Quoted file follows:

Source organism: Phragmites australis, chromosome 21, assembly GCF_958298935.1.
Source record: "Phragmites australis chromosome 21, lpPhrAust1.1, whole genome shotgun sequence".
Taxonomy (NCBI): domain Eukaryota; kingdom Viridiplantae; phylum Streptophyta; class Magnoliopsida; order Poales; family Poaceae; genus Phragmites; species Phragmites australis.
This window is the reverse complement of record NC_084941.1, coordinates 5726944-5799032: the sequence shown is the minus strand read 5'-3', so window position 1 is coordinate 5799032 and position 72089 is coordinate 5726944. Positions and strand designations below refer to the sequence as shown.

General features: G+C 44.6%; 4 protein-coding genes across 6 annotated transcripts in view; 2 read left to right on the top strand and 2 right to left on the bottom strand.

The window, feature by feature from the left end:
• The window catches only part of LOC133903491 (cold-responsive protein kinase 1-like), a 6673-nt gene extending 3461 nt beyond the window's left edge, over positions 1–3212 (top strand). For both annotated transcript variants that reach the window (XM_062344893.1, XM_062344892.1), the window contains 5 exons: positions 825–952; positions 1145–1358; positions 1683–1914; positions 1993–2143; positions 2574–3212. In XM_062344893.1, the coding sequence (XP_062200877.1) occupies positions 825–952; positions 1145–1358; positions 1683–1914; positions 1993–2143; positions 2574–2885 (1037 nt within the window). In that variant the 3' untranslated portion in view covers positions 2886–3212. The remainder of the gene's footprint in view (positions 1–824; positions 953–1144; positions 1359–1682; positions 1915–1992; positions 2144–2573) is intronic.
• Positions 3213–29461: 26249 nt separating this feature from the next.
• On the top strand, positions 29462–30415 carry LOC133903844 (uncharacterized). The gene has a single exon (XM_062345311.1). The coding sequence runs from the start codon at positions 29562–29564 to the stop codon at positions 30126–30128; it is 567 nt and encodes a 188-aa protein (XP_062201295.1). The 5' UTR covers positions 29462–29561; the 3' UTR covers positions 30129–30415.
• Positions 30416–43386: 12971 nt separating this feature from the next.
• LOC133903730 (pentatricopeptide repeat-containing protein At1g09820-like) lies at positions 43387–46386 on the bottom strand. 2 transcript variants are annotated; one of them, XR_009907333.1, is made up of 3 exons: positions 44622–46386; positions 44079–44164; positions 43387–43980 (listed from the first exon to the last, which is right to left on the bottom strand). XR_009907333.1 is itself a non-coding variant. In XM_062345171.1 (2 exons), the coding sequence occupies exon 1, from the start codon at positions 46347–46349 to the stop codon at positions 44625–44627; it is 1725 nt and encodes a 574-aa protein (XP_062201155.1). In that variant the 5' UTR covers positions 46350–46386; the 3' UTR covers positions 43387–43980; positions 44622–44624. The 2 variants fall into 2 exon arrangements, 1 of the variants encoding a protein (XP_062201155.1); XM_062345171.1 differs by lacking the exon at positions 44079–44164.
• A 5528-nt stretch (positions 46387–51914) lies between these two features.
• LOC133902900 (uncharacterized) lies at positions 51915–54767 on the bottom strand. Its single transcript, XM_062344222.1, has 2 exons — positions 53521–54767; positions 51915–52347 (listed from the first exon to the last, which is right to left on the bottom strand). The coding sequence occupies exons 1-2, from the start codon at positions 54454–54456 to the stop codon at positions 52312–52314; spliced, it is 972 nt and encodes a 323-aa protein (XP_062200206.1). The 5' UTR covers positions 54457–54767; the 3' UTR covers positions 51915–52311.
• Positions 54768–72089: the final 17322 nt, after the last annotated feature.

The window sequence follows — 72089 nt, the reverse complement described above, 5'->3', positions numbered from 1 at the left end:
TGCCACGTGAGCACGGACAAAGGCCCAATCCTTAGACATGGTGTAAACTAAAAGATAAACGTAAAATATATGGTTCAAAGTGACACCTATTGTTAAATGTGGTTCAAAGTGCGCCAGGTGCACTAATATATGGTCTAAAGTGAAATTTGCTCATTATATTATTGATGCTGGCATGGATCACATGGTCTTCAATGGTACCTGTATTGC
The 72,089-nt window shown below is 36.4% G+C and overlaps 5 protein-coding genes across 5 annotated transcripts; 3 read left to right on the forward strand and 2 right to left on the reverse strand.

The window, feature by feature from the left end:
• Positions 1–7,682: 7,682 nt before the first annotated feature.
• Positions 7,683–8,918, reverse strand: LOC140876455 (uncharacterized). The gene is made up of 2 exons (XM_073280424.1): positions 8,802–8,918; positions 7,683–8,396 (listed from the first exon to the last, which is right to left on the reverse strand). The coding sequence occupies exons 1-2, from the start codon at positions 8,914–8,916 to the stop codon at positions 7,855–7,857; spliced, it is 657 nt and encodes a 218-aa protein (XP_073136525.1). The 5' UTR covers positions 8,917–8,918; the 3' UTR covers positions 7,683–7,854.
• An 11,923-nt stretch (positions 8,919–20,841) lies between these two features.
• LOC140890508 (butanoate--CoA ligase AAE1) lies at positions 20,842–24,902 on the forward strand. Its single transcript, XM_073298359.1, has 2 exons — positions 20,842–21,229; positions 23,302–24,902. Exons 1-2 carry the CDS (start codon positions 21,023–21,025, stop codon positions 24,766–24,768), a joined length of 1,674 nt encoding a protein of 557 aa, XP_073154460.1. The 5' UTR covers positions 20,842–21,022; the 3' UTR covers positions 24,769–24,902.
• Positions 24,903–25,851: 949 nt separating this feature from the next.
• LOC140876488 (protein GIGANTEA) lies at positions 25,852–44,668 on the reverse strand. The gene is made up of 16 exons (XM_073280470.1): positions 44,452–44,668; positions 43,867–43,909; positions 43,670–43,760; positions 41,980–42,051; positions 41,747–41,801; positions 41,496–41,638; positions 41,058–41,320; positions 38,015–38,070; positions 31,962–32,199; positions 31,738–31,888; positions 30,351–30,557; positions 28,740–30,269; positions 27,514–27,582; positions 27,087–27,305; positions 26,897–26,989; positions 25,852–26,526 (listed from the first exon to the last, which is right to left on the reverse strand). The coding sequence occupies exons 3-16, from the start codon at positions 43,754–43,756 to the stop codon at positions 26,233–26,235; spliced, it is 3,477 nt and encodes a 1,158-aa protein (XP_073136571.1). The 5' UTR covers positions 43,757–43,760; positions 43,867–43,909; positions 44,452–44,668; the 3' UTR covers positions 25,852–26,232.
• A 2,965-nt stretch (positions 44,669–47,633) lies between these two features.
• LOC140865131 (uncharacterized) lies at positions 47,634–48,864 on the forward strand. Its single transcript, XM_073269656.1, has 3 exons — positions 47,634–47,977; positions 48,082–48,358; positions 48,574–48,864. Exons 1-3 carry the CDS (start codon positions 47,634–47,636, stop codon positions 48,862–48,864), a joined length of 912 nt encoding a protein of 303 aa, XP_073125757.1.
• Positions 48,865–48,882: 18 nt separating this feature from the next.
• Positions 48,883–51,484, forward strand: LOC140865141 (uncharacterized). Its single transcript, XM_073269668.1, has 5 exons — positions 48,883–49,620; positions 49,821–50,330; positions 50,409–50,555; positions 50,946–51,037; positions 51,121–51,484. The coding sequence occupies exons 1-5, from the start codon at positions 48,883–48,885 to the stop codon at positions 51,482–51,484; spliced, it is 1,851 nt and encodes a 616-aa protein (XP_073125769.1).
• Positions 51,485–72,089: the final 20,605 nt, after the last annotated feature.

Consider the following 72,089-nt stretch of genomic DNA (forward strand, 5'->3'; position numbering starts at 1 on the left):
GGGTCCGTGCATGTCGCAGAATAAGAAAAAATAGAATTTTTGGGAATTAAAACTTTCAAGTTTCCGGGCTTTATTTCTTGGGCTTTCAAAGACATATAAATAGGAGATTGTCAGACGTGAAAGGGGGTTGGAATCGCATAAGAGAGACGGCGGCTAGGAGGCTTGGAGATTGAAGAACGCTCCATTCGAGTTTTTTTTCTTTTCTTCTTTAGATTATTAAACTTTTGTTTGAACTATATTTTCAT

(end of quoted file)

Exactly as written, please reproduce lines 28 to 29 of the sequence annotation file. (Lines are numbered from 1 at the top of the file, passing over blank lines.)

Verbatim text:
• Positions 48,883–51,484, forward strand: LOC140865141 (uncharacterized). Its single transcript, XM_073269668.1, has 5 exons — positions 48,883–49,620; positions 49,821–50,330; positions 50,409–50,555; positions 50,946–51,037; positions 51,121–51,484. The coding sequence occupies exons 1-5, from the start codon at positions 48,883–48,885 to the stop codon at positions 51,482–51,484; spliced, it is 1,851 nt and encodes a 616-aa protein (XP_073125769.1).
• Positions 51,485–72,089: the final 20,605 nt, after the last annotated feature.